Bellingham Maritime Museum gets new lease on life


Bellingham International Maritime Museum

Mike Granat, executive director of the Bellingham International Maritime Museum, sits atop a Patrol Air Cushion Vehicle or PACV, that was used in the 1968 Tet Offensive during the Vietnam War, in this 2005 photo.


BELLINGHAM - The Bellingham Maritime Museum has struck a lease deal with the Port of Bellingham that will allow the museum to survive and keep the most important items in its boat collection, museum director Mike Granat said Tuesday, May 7.

Port commissioners unanimously approved a one-year lease for the museum at its present location in a port-owned warehouse at 800 Cornwall Ave. The lease entitles the museum to 6,000 square feet of space in the warehouse at $1,500 per month.

The 6,000-square-foot space is a fraction of the approximately 25,000 square feet that the museum had been using, but Granat said he and his volunteers will be able to make it work. There will be enough space to keep the museum's proudest possessions: a PBR vessel built in Bellingham by United Boat Builders, and a PACV Hovercraft believed to be the only one of its kind still in existence. Both vessels survived river combat during the Vietnam War.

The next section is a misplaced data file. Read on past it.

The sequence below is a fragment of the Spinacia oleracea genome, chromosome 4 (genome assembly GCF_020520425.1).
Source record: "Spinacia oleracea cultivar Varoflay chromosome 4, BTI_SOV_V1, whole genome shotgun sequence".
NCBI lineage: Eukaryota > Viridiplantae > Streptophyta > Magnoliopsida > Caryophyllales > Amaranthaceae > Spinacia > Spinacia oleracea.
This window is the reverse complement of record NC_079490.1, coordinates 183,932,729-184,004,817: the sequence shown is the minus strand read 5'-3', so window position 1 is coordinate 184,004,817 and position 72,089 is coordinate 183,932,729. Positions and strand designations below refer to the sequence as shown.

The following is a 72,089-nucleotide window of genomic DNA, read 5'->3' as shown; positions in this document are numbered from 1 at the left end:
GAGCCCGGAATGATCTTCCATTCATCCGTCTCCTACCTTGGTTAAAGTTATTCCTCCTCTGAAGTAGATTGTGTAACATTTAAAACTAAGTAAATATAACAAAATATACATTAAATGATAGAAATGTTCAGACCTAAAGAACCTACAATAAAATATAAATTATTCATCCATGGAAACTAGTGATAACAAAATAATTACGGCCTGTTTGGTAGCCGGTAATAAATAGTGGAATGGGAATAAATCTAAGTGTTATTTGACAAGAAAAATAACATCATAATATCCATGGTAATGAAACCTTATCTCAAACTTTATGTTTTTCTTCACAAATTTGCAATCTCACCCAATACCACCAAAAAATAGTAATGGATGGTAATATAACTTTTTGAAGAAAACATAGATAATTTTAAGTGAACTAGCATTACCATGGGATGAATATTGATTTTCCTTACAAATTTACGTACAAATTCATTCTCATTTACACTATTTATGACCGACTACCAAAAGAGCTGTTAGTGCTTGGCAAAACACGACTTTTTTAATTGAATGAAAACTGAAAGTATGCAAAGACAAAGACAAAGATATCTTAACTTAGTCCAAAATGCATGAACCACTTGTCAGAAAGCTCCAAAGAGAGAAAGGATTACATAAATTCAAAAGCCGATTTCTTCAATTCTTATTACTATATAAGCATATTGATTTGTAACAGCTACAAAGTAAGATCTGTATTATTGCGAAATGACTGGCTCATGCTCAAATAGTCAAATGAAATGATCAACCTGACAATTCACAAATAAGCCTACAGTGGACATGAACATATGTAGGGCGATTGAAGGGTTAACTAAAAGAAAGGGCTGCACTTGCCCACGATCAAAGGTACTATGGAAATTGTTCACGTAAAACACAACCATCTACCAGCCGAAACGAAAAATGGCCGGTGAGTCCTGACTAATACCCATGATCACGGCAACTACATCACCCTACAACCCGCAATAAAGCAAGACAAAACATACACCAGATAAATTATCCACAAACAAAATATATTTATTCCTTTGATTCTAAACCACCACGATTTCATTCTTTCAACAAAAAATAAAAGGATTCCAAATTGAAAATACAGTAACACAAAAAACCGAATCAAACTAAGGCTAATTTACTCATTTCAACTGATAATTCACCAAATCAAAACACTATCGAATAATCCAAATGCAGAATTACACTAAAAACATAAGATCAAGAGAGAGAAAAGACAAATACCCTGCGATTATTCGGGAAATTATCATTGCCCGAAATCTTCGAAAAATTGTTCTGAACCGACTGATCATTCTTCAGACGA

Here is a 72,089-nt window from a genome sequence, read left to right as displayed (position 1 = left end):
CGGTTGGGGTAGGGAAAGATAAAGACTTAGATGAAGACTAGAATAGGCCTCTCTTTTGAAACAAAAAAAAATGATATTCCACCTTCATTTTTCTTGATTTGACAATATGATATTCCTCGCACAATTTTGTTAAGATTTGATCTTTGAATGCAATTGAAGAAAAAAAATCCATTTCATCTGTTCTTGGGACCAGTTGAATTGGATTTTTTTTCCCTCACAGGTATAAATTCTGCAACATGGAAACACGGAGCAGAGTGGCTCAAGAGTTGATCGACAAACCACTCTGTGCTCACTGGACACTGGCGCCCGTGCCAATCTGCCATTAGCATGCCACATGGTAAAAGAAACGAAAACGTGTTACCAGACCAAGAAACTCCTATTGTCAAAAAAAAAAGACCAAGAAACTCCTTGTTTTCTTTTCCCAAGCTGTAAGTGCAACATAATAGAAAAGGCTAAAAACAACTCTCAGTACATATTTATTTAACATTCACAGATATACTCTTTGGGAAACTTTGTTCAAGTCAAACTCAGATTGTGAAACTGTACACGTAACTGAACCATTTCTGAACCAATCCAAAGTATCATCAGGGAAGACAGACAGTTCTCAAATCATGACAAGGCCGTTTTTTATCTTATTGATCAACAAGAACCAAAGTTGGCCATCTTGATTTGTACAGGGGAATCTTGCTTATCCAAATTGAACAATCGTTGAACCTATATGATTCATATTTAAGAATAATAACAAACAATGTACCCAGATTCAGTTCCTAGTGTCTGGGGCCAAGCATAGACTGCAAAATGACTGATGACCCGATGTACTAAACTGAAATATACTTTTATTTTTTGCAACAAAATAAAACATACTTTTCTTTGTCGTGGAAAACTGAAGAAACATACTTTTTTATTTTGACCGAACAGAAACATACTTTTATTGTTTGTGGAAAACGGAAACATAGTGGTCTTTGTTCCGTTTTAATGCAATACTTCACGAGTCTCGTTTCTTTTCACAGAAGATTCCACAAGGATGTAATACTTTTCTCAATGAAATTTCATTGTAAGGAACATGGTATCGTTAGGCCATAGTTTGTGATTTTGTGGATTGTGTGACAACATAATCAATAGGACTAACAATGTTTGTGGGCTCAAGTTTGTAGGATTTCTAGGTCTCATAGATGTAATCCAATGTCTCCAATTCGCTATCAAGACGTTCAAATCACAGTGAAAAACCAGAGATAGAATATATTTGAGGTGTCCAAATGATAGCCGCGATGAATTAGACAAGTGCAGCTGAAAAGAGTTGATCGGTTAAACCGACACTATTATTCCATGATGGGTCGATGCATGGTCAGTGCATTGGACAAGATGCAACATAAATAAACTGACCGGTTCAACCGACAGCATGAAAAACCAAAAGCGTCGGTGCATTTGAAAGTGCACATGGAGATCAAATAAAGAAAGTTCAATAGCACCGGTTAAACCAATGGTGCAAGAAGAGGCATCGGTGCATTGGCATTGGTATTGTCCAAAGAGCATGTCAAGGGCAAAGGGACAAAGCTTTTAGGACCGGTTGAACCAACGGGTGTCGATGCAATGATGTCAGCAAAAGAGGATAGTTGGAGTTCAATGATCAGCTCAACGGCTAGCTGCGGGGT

In March 2013, Granat had said the museum might be forced to close because its existing lease with the port covered only 3,000 square feet, and port staffers and commissioners said the museum could not go on using the 25,000 square feet it had gradually encroached upon over several years.

Up to that point, the museum had been paying $750 per month for the 3,000 square feet, on a month-to-month basis. The new lease has a one-year term and a one-year renewal option.

Granat said he has already found new homes for some of the other vessels in the museum's collection, to enable what's left to fit inside they space they are paying for.

When news of the museum's financial difficulties got publicity in March, new donors stepped forward to help, and that enabled the museum to afford the new deal with the port, Granat said. He credited museum board member Tim Douglas, a former Bellingham mayor, with a major role in keeping the museum afloat.

"It's a very positive thing that we've worked on for 10 years," Granat said. "Now we're going into the second chapter."

Reach John Stark at 360-715-2274 or Read his politics blog at or follow him on Twitter at @bhamheraldpolitics.

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